DURHAM, N.C. (WNCN) — A COVID-19 outbreak has led to staffing shortages at Durham’s 911 call center.
The issue is a story CBS 17 reported in December. It’s meant some calls are now being answered by Raleigh’s 911 call center. The shortage started last month and continues.
A longtime firefighter and President of the Professional Firefighters of Durham, Jimie Wright, said it has created challenges.
“It’s concerning to us, it should be concerning to them,” Wright said.
The director of the Durham Emergency Communications Center Randy Beeman called the assistance by Raleigh’s 911 call center seamless.
“We know it’s not seamless. We see it on our end on the truck every day,” Wright said.
Wright has been a Durham firefighter for 21 years.
Over the last months, he said he’s heard from several members, firefighters responding to wrong addresses or having incomplete information.
“Our dispatchers don’t have any connection with whoever is calling which means they can’t figure out the address and then we’re forced trying to take a guess,” Wright explained.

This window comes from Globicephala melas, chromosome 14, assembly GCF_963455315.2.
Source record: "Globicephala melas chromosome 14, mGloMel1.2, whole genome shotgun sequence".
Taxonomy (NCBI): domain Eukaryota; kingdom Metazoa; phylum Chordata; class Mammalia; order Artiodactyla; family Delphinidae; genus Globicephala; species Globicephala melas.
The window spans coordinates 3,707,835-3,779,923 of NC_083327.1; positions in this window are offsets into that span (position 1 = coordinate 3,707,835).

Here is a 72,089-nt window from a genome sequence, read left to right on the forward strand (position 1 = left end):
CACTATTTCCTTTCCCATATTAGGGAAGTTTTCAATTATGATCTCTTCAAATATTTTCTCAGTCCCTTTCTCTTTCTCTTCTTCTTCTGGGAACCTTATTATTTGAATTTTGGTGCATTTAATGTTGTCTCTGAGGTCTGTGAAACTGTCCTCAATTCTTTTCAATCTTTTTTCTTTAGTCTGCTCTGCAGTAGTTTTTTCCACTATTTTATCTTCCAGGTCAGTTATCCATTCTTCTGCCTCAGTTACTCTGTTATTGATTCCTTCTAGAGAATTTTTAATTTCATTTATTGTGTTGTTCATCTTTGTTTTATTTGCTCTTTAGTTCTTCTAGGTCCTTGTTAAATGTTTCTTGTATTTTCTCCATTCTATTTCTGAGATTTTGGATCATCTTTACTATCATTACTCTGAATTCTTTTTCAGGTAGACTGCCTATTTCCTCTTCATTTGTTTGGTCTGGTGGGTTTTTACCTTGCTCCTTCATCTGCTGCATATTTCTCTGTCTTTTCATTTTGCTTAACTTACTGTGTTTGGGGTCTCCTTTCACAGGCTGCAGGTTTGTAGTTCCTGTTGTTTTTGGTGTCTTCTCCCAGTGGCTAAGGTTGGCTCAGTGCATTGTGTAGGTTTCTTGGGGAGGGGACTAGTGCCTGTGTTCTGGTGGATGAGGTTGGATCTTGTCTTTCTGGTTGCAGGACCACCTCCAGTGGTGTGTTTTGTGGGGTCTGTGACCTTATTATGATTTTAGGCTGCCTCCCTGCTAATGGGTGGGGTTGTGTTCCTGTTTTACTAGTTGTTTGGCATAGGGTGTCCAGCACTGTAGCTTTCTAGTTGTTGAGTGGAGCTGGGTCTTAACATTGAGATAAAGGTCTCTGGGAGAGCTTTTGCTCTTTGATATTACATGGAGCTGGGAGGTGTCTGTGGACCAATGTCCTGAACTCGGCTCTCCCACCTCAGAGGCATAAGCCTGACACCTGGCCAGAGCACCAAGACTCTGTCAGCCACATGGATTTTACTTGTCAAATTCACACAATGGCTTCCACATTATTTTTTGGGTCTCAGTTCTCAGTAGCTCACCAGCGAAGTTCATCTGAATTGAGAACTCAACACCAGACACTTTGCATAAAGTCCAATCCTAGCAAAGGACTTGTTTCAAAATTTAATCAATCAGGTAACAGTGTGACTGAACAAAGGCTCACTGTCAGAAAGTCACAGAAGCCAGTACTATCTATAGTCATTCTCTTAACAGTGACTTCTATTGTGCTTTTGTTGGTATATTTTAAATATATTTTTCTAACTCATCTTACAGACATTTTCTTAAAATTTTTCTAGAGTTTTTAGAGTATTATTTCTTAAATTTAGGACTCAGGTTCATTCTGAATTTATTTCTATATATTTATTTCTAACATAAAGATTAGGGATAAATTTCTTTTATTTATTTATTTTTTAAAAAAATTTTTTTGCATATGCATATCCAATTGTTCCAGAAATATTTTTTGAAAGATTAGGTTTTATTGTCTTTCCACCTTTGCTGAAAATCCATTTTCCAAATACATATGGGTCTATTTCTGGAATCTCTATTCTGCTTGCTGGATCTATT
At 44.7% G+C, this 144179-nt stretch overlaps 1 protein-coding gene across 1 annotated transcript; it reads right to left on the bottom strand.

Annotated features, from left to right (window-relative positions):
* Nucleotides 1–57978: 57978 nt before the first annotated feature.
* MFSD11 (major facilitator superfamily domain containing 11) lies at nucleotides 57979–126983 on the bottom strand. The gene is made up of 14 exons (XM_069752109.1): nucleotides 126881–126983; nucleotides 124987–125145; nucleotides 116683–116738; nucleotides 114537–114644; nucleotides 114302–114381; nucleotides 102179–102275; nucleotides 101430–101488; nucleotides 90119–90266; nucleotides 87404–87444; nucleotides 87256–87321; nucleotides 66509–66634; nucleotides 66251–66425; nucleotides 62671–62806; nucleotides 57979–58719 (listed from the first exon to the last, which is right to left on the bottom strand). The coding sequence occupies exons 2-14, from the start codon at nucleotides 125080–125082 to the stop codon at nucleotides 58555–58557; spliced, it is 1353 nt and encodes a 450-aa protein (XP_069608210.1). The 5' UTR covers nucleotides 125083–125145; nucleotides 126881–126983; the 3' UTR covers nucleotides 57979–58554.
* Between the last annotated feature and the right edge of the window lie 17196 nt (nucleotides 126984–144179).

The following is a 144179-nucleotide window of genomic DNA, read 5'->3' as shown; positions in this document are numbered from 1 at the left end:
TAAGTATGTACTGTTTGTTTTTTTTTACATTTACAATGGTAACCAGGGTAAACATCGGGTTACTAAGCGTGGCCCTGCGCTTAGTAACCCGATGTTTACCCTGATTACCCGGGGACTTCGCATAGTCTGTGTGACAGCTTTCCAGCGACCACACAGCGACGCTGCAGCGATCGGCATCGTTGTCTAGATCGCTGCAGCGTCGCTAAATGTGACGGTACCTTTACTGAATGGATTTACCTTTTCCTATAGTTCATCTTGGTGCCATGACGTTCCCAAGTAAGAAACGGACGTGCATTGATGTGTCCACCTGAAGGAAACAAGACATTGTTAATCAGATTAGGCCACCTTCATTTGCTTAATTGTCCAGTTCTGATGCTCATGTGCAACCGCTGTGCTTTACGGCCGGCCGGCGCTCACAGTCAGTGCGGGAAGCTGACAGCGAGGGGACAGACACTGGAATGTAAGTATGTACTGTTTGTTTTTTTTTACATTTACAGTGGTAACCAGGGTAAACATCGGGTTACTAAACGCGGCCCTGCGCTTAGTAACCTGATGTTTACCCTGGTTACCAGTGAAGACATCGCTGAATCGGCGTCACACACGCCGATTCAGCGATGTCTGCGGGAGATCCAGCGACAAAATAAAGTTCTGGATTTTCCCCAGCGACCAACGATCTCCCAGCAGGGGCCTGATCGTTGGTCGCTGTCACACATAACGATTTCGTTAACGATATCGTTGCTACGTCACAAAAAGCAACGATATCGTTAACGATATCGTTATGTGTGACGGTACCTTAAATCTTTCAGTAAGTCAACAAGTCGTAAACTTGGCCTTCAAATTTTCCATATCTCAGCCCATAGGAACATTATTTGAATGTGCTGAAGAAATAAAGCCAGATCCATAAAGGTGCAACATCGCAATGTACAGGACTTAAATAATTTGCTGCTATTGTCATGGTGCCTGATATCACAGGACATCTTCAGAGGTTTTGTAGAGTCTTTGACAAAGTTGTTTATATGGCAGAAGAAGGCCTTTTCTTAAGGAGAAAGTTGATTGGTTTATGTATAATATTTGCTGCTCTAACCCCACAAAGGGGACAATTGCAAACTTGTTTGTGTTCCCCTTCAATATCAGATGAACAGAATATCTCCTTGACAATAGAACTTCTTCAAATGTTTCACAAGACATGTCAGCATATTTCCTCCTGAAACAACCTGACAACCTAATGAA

Wright showed CBS 17 emails he sent to city leaders, asking that issues be addressed. They responded with information but not solutions.
CBS 17 took those concerns to Durham Deputy City Manager Bo Ferguson.
“We are returning staff on a rolling basis. Some staff have already returned this week,” Ferguson said.
He acknowledges the staffing issues and said firefighters and police officers are stepping up to help with dispatching calls. He said only 11% of all calls are being answered in Raleigh.
“We crunch a lot of numbers to come up with our response times and I honestly think we should do more research before we agree to any conclusions that response times have changed at all,” Ferguson said.
But Wright said staffing at the 911 center is an ongoing problem and that response times for fire calls keep going up.
According to the National Fire Protection Association Standards, 90% of calls are supposed to be processed in 64 seconds or less. In Durham, Wright said less than 18% of fire calls are handled in that time.
“There is a minimum staffing level and you have to find a way to maintain it,” Wright said.
Ferguson couldn’t say how much longer Durham would require Raleigh’s assistance taking 911 calls.
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